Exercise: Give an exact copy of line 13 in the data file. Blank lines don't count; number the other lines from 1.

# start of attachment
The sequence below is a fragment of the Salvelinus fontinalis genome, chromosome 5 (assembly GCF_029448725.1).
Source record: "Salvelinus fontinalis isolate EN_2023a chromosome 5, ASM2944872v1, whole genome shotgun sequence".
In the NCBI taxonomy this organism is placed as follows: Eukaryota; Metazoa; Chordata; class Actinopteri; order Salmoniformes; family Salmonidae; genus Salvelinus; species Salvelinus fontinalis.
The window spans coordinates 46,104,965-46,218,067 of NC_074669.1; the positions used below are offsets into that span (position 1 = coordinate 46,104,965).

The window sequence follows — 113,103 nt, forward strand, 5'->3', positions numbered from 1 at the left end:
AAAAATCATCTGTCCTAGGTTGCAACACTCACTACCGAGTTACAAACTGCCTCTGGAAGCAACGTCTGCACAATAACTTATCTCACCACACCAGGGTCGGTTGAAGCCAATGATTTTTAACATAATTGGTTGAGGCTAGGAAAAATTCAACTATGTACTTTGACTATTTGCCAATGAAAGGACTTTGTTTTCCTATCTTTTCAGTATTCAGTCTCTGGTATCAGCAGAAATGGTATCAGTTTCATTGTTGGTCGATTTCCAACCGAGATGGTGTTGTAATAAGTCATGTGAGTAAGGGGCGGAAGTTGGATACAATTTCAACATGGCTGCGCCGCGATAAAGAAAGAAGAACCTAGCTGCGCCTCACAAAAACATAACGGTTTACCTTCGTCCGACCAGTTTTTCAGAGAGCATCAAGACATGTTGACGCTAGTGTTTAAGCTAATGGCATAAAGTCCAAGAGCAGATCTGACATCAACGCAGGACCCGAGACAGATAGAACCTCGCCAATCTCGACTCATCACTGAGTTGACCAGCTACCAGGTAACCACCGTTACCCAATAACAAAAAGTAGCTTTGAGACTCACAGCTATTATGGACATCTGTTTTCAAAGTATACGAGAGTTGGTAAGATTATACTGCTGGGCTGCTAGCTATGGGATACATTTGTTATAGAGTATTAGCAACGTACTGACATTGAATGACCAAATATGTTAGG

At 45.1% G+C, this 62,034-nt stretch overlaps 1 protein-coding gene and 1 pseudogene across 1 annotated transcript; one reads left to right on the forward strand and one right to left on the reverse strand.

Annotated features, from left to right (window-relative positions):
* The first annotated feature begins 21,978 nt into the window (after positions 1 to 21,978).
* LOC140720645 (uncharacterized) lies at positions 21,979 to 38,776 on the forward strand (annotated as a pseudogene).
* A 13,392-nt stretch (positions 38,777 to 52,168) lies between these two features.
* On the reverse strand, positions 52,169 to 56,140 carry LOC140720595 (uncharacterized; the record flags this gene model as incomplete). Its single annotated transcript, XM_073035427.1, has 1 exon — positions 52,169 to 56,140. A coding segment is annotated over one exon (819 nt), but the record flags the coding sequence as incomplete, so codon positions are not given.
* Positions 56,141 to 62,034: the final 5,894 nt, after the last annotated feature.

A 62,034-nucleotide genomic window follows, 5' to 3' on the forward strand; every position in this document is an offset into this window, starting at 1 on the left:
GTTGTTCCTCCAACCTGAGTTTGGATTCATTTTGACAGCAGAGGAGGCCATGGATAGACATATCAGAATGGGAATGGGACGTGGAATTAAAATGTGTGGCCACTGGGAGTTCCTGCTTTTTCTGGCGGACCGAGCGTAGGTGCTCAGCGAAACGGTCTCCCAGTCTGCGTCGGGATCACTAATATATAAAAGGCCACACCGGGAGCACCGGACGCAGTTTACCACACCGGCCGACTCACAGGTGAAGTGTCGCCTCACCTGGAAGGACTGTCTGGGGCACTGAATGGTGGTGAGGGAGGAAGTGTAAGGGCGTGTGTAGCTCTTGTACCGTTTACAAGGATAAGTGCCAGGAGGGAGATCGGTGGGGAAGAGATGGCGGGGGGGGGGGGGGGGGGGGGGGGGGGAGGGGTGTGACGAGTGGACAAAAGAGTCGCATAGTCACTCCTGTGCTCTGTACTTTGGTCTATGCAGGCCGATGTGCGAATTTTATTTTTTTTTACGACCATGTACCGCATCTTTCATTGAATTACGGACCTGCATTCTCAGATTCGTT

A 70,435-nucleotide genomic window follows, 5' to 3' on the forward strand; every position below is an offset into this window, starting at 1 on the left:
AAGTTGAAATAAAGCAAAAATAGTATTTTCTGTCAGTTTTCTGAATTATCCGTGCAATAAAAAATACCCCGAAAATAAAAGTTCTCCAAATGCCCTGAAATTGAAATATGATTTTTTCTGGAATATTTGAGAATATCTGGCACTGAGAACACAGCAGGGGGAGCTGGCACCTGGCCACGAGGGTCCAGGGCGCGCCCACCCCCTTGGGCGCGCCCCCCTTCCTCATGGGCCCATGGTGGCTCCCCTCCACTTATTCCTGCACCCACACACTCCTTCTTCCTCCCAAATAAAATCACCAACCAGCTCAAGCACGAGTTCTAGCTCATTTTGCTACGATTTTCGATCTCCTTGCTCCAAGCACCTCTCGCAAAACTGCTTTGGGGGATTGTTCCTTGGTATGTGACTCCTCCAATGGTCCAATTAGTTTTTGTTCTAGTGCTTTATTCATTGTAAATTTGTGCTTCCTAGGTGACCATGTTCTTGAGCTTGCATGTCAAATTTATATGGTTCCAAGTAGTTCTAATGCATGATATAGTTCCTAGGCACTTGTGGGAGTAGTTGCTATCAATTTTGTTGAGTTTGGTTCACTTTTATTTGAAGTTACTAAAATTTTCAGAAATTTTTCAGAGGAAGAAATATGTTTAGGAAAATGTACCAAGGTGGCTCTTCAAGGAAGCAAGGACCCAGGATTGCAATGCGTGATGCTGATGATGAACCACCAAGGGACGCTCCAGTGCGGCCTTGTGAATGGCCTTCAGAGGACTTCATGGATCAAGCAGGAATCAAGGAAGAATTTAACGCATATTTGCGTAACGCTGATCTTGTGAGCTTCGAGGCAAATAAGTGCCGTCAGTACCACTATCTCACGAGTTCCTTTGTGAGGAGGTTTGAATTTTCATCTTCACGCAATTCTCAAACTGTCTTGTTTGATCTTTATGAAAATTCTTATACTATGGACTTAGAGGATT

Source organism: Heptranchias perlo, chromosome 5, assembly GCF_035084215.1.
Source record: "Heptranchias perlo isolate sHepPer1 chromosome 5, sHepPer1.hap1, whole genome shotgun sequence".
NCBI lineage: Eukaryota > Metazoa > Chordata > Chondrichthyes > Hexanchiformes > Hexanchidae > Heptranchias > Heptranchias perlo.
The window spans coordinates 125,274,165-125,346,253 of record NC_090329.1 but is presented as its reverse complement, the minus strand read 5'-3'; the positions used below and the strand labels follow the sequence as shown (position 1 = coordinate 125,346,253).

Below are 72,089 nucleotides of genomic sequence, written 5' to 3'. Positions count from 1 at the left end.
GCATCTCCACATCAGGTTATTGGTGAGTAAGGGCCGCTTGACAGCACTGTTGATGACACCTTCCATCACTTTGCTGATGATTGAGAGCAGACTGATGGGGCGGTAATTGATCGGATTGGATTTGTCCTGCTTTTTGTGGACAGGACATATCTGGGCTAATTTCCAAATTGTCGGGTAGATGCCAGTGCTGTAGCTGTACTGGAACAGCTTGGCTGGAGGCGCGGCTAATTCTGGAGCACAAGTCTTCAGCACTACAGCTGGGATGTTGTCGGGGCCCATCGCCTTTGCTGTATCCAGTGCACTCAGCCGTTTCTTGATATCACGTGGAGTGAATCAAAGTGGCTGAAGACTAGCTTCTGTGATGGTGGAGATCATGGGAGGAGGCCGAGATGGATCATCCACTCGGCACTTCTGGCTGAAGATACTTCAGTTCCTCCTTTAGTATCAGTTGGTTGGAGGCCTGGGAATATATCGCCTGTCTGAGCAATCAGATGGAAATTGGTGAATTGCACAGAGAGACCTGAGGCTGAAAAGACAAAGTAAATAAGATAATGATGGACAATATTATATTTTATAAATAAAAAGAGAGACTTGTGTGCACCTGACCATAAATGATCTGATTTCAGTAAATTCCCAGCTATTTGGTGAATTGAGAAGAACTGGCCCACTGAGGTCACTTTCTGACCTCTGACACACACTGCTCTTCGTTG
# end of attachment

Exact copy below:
* Positions 56,141 to 62,034: the final 5,894 nt, after the last annotated feature.